Most reviewed: Mad, Bad and Sad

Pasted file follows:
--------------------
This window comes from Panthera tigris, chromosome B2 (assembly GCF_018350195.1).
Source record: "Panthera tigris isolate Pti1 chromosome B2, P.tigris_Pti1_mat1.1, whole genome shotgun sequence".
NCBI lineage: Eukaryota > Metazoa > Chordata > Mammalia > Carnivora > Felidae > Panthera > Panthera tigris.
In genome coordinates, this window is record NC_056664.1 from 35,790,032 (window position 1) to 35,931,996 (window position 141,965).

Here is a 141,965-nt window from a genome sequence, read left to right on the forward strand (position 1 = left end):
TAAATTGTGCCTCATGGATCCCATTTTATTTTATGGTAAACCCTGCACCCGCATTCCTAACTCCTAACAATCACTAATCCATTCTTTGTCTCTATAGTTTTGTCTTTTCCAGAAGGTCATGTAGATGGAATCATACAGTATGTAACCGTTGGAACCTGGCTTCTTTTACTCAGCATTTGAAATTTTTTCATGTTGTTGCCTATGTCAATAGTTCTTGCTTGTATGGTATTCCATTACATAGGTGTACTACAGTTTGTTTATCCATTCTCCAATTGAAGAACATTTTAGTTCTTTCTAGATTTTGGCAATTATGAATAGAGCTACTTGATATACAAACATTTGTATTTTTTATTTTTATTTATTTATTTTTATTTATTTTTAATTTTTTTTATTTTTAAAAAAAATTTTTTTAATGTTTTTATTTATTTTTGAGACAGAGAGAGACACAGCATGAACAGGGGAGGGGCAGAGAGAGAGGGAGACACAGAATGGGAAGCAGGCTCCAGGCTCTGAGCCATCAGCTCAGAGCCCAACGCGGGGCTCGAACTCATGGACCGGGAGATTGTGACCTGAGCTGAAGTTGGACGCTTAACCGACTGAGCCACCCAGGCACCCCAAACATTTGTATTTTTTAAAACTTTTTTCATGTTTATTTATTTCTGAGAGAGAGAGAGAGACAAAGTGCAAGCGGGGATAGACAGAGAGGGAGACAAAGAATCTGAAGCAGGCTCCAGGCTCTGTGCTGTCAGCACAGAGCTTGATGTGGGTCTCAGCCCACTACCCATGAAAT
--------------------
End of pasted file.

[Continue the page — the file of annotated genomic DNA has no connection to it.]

<p>Two Virago titles were the most reviewed books in last weekend&#39;s press (15th-17th February). In terms of space, Lisa Appignanesi&#39;s <em>Mad, Bad and Sad: A History of Women and the Mind Doctors from 1800</em>, gets the most, yet it is Linda Grant&rsquo;s novel <em>The Clothes on their Backs</em> that gets the better critical reception.<br /> <br />Hanif Kureishi, writing the lead review in the <em>Financial Times</em>, writes how Appignanesi&#39;s &quot;magisterial new book&quot;, &quot;brilliantly shows us how, in terms of mental health, we are in danger of coming full circle&quot;, from the hysterical women exhibited by Freud&#39;s mentor Charcot, to those shown on reality TV shows. Woman is dangerous, adds Kureishi.<br /> <br />Appignanesi, according to Michele Roberts in the <em>Independent on Sunday</em> review, offers a &quot;revised and enriched history of the relationships between female patients and their male mind-doctors&quot;. The author argues that our current expectations to be &#39;better than well&#39; are turning women into &quot;Princesses of Crazy&quot;, or its handmaidens, finds Melanie McGrath in the <em>Sunday Telegraph</em>.<br /> <br />The history of &quot;mind doctors&quot; is also a study of the links between psychology and literature, adds Kureishi, from Anna Karenina to Madame Bovary: &quot;it is the women who cross the line and pay the price&quot;.<br /> <br />The novelist of <em>The Memory Man</em>, weakens her book by the &quot;laboured retelling of the stories of famous neurotics&quot;, writes the <em>Times</em>&#39;s Brenda Maddox, but the <em>IoS</em>&#39;s Roberts does not agree: &quot;Appignanesi&#39;s novelist self pops up, and helps her to create a narrative method mixing historical description with illuminating biographical anecdotes&quot;.<br /> <br />Linda Grant&#39;s novel <em>The Clothes on their Backs </em>is about the way clothes can offer a new beginning, even in the face of bereavement, writes Amanda Craig in the <em>Daily Telegraph</em>. &quot;This is a vivid, enjoyable and consistently unexpected novel&quot;. </p><p>Michael Arditti writes in the Independent that the novel &quot;is at one a beautifully detailed character study, a poignant family history and a richly evocative portrait of the late 1970s&quot;. A &quot;terrific novel&quot;, confirms Clare Colvin&#39;s <em>Mail on Sunday</em> review. &quot;The novel is above all a quiet masterclass in the perils of hypocrisy.&quot;</p><p><strong>Most reviewed (15th to 17th February)</strong> </p><p><em>Mad, Bad and Sad </em>by Lisa Appignanesi (Virago)<br />&quot;<a href="http://www.telegraph.co.uk/arts/main.jhtml?xml=/arts/2008/02/17/boapp117... target="_blank" title="Times">Weakened by the laboured retelling of the stories of famous neurotics</a>&quot; <em>Times</em><br />&quot;<a href="http://www.ft.com/cms/s/0/c1003cc2-d93c-11dc-bd4d-0000779fd2ac.html" target="_blank" title="FT">Essential for specialists</a>&quot; <em>Financial Times</em> <br />&quot;<a href="http://www.telegraph.co.uk/arts/main.jhtml?xml=/arts/2008/02/17/boapp117... target="_blank" title="Telegraph">Too clever to throw out loose accusations or plump for easy answers</a>&quot; <em>Sunday Telegraph</em><br /><a href="http://www.independent.co.uk/arts-entertainment/books/reviews/mad-bad-an... target="_blank" title="IoS">&quot;Appignanesi&#39;s novelist self pops up, and helps her to create a narrative method mixing historical description with illuminating biographical anecdotes</a>&quot;<em> Independent on Sunday</em><br /><br /><em>The Clothes on their Backs</em> by Linda Grant (Virago)<br />&quot;<a href="http://www.telegraph.co.uk/arts/main.jhtml?xml=/arts/2008/02/16/bogra116... target="_blank" title="Telegraph">This is a vivid, enjoyable and consistently unexpected novel</a>&quot; <em>Daily Telegraph</em><br />&quot;<a href="http://www.independent.co.uk/arts-entertainment/books/reviews/the-clothe... target="_blank" title="Independent">A joy to welcome such a vibrant and thought-provoking book</a>&quot; <em>Independent</em><br />&quot;Bursting with life and vivid characters&quot; <em>Mail on Sunday</em> <br />&quot;<a href="http://books.guardian.co.uk/reviews/generalfiction/0,,2257413,00.html" target="_blank" title="Observer">Wonderful, tightly written&quot;, fluid and addictive&quot;</a> <em>Observer</em><br /><br /><em>My Favourite Wife </em>by Tony Parsons (HarperCollins)<br />&quot;A major achievement&quot; <em>Mirror</em><br />&quot;<a href="http://entertainment.timesonline.co.uk/tol/arts_and_entertainment/books/... title="Times">Parsons knows how to make a page turn</a>&quot; <em>Times</em><br />&quot;Parsons&#39; novel has a credible story&quot; <em>Mail on Sunday</em><br />&quot;<a href="http://www.telegraph.co.uk/arts/main.jhtml?xml=/arts/2008/02/17/bopar117... target="_blank" title="Telegraph">An awful humourlessness in the writing</a>&quot; <em>Sunday Telegraph</em><br /><br /><em>How Fiction Works</em> by James Wood (Cape)<br />&quot;<a href="http://www.ft.com/cms/s/0/58d7bfd2-d133-11dc-953a-0000779fd2ac.html" target="_blank" title="FT">Should find a place on every novel-lover&#39;s shelf</a>&quot; <em>Financial Times</em><br />&quot;<a href="http://books.guardian.co.uk/review/story/0,,2257037,00.html" target="_blank" title="Guardian">His own style is more eccentric than ever in this book</a>&quot; <em>Guardian</em><br />&quot;Woods shows how the critical mind ought to work&quot; <em>Observer</em> </p>